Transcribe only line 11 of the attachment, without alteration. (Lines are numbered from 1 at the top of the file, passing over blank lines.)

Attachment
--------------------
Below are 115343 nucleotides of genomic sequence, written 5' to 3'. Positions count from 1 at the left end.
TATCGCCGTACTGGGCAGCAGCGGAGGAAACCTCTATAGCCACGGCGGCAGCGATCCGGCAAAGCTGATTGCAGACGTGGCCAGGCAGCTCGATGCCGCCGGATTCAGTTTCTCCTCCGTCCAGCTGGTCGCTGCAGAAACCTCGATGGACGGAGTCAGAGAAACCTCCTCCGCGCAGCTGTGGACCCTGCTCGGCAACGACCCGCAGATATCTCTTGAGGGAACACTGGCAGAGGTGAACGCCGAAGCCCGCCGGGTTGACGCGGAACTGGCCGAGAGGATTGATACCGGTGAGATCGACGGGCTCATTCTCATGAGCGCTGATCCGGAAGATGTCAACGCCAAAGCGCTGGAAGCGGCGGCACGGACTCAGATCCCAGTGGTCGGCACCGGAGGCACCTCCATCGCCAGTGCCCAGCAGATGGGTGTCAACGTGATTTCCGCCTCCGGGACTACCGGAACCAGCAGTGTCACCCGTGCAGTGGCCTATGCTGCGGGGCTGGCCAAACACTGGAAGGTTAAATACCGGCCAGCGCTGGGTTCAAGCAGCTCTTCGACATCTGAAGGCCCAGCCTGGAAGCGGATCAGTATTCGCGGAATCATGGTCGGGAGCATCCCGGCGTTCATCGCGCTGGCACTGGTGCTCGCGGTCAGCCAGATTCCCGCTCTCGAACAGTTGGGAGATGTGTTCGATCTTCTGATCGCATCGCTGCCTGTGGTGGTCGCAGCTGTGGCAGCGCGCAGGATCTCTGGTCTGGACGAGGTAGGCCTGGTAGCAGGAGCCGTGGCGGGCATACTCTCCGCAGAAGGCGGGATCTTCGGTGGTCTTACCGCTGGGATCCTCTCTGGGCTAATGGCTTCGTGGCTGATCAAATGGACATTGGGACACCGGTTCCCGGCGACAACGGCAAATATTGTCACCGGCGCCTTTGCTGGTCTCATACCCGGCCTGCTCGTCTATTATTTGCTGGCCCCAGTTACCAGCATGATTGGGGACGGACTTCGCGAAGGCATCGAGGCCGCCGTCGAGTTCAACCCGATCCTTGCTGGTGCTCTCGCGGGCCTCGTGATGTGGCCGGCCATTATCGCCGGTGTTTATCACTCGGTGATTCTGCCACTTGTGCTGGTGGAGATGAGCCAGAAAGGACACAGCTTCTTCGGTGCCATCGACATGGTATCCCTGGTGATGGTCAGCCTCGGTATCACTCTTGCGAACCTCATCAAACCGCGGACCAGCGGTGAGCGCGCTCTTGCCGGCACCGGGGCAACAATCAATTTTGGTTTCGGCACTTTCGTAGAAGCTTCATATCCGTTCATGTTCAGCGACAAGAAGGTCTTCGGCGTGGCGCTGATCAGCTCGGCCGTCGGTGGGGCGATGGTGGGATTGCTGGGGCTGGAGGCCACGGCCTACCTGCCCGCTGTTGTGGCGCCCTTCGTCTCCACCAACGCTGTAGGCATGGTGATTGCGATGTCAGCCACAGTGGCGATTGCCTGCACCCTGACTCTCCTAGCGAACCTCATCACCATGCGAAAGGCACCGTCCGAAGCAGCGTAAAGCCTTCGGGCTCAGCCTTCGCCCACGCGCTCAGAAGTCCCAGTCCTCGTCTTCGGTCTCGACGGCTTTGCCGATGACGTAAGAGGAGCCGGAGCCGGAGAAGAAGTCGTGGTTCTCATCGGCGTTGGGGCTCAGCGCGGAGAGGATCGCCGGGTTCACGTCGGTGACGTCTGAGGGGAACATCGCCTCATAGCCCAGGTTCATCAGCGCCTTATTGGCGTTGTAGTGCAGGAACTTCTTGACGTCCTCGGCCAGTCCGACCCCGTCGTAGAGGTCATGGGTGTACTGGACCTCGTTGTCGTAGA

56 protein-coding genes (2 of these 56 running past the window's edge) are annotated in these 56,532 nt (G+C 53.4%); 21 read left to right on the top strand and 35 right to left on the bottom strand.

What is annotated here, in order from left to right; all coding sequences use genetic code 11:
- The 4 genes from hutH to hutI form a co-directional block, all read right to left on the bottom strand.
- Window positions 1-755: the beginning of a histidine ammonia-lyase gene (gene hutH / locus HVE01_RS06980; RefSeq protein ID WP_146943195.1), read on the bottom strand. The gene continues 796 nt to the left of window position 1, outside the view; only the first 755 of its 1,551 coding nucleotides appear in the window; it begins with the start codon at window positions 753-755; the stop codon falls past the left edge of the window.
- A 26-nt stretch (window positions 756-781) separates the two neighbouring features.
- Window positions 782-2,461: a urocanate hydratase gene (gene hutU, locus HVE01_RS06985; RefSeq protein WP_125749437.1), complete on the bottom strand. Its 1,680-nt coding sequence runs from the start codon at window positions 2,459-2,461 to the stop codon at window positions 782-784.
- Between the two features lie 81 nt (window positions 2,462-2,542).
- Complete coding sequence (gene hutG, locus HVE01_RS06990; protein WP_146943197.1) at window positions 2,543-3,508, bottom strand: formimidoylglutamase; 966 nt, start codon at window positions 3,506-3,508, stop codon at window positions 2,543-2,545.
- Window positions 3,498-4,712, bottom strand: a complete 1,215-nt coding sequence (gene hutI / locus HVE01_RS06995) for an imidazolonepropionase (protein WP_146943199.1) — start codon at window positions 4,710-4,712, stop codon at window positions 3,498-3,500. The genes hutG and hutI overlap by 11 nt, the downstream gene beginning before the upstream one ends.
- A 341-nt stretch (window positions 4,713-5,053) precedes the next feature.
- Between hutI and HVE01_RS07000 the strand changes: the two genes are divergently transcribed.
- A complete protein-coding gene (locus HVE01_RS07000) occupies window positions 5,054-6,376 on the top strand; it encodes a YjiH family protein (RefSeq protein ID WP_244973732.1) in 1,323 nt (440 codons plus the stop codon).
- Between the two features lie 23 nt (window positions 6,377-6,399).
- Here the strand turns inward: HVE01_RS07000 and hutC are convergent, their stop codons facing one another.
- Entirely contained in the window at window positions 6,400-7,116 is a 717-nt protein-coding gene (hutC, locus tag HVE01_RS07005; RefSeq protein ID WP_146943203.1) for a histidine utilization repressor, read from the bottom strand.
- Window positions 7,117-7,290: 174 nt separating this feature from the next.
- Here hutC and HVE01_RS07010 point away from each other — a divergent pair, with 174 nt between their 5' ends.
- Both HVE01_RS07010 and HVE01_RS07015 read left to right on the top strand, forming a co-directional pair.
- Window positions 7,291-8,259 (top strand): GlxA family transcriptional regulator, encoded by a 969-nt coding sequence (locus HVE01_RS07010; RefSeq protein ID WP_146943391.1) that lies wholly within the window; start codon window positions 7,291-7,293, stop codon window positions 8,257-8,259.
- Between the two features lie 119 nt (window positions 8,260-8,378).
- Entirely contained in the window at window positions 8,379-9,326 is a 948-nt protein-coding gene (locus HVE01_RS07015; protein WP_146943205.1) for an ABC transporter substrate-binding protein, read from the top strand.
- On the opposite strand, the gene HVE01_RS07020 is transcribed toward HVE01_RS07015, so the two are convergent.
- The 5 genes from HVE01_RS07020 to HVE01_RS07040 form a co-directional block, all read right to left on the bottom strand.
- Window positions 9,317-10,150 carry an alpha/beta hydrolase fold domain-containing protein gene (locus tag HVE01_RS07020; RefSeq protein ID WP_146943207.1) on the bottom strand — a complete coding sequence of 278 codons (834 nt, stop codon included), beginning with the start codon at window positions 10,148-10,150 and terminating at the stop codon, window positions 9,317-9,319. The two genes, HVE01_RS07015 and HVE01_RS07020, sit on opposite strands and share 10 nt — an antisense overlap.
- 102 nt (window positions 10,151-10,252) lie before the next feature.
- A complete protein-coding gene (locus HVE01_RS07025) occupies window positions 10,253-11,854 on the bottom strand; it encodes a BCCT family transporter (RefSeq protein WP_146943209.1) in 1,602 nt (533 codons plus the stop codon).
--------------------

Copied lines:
- Window positions 3,498-4,712, bottom strand: a complete 1,215-nt coding sequence (gene hutI / locus HVE01_RS06995) for an imidazolonepropionase (protein WP_146943199.1) — start codon at window positions 4,710-4,712, stop codon at window positions 3,498-3,500. The genes hutG and hutI overlap by 11 nt, the downstream gene beginning before the upstream one ends.